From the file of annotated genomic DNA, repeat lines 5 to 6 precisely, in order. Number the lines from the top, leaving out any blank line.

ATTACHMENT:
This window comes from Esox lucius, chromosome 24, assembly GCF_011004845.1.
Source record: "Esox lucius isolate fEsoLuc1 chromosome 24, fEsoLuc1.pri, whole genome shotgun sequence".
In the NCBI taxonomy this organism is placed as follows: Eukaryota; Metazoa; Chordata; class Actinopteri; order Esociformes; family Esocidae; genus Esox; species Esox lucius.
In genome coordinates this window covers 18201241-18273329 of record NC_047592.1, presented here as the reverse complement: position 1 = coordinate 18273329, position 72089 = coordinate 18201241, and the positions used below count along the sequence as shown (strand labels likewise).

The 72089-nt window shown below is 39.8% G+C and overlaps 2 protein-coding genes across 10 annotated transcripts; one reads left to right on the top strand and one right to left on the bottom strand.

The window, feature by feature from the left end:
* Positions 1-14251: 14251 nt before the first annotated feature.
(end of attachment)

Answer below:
The 72089-nt window shown below is 39.8% G+C and overlaps 2 protein-coding genes across 10 annotated transcripts; one reads left to right on the top strand and one right to left on the bottom strand.

The window, feature by feature from the left end: